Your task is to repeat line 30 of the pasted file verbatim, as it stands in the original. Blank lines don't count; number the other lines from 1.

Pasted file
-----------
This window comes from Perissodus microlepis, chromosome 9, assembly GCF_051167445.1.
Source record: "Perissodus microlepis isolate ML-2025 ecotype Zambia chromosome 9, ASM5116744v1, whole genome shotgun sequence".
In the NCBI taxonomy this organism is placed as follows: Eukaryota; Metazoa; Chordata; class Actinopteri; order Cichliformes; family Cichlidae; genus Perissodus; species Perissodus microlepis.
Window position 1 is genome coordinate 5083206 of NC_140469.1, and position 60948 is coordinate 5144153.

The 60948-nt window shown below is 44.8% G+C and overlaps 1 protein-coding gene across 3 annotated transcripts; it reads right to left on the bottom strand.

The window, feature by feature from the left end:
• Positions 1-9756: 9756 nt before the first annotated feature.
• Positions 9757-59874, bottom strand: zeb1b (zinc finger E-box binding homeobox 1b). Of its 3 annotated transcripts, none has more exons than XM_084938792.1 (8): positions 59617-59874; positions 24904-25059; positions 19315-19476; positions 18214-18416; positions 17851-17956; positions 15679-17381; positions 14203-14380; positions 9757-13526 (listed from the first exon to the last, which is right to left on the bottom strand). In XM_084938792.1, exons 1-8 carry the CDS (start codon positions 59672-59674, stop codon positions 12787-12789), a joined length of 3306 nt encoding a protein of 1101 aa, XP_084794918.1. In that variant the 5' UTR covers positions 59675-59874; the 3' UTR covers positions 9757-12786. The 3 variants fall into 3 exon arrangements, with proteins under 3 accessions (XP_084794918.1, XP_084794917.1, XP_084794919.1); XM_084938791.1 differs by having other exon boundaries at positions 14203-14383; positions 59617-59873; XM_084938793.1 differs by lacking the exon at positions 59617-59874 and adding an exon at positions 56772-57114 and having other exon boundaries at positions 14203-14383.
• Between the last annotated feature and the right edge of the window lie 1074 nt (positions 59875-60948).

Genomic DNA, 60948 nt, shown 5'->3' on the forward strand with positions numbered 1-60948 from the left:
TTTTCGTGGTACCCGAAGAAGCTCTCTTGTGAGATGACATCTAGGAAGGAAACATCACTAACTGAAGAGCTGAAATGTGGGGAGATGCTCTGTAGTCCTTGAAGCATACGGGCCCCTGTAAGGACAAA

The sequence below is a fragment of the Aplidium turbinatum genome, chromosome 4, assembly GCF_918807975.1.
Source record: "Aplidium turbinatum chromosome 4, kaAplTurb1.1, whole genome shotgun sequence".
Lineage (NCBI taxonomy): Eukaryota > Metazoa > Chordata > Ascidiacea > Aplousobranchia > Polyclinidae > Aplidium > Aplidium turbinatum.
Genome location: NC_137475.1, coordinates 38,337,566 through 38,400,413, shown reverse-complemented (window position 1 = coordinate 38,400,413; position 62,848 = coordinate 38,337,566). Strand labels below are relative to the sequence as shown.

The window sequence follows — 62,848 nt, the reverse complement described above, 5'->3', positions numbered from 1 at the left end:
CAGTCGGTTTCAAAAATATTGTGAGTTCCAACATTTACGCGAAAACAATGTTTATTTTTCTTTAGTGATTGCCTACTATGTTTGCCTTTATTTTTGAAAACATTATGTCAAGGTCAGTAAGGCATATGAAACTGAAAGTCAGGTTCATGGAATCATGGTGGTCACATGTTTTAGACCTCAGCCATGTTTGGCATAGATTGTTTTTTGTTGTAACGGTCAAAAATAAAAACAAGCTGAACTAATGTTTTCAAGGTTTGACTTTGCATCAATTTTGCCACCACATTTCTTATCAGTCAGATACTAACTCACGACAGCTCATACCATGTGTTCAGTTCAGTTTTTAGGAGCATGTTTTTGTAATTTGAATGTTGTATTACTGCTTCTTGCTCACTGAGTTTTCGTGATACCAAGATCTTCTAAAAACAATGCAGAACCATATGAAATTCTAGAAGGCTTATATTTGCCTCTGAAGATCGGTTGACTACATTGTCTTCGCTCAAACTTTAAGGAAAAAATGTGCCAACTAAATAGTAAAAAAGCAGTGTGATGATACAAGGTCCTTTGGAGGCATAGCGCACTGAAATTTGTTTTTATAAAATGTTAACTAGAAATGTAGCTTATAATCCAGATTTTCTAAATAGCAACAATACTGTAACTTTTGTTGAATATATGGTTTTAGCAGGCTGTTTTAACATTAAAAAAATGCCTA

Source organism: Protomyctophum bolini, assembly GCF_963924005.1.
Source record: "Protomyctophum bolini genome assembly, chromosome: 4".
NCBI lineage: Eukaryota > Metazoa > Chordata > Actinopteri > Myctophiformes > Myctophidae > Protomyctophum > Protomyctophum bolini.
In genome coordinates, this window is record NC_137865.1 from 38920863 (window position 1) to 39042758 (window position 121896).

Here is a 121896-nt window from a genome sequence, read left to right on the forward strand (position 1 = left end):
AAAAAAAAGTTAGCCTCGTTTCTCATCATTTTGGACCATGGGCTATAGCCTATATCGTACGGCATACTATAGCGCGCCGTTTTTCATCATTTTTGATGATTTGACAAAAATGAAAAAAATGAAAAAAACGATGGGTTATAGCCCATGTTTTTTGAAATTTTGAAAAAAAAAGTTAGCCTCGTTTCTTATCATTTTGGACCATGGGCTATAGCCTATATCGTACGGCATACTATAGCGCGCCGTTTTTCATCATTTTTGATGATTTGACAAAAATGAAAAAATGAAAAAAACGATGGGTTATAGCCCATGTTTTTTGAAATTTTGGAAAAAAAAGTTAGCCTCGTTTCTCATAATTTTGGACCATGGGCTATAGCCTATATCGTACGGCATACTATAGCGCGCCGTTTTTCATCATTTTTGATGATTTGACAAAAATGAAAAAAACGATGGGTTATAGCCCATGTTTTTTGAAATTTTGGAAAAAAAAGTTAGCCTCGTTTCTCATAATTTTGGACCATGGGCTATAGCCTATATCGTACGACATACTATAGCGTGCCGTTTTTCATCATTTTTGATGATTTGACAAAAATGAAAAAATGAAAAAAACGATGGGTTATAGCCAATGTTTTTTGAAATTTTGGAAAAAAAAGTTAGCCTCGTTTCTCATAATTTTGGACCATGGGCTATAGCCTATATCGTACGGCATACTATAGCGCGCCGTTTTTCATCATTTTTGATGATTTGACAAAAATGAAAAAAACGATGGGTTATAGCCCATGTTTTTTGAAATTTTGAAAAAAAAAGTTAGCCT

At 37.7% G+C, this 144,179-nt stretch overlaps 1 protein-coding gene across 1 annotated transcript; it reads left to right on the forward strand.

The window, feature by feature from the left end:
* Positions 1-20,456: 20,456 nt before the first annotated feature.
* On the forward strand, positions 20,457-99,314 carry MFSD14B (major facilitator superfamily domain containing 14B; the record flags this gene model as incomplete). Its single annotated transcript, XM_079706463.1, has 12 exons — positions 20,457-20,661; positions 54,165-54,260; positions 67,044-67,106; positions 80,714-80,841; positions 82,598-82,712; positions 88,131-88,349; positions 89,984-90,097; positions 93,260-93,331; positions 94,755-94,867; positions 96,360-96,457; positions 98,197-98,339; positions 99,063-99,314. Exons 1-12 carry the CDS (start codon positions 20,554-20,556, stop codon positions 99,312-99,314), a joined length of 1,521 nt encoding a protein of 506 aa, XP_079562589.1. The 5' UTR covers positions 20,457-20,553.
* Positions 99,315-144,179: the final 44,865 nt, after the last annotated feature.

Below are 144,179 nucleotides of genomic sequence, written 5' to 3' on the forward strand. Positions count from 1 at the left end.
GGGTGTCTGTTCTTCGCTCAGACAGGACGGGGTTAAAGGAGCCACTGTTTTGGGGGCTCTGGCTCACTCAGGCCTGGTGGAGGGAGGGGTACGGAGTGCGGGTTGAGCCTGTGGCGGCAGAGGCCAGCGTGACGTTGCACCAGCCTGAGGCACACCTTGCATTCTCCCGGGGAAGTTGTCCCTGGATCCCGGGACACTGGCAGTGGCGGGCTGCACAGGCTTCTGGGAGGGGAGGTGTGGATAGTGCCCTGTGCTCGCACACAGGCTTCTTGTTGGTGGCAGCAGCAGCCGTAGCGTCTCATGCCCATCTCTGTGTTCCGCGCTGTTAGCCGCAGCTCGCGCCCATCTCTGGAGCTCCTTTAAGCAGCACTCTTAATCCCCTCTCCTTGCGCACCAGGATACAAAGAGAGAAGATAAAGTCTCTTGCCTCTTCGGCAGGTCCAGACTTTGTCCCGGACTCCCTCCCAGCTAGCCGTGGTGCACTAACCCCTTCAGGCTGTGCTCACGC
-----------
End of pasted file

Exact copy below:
GGGTGTCTGTTCTTCGCTCAGACAGGACGGGGTTAAAGGAGCCACTGTTTTGGGGGCTCTGGCTCACTCAGGCCTGGTGGAGGGAGGGGTACGGAGTGCGGGTTGAGCCTGTGGCGGCAGAGGCCAGCGTGACGTTGCACCAGCCTGAGGCACACCTTGCATTCTCCCGGGGAAGTTGTCCCTGGATCCCGGGACACTGGCAGTGGCGGGCTGCACAGGCTTCTGGGAGGGGAGGTGTGGATAGTGCCCTGTGCTCGCACACAGGCTTCTTGTTGGTGGCAGCAGCAGCCGTAGCGTCTCATGCCCATCTCTGTGTTCCGCGCTGTTAGCCGCAGCTCGCGCCCATCTCTGGAGCTCCTTTAAGCAGCACTCTTAATCCCCTCTCCTTGCGCACCAGGATACAAAGAGAGAAGATAAAGTCTCTTGCCTCTTCGGCAGGTCCAGACTTTGTCCCGGACTCCCTCCCAGCTAGCCGTGGTGCACTAACCCCTTCAGGCTGTGCTCACGC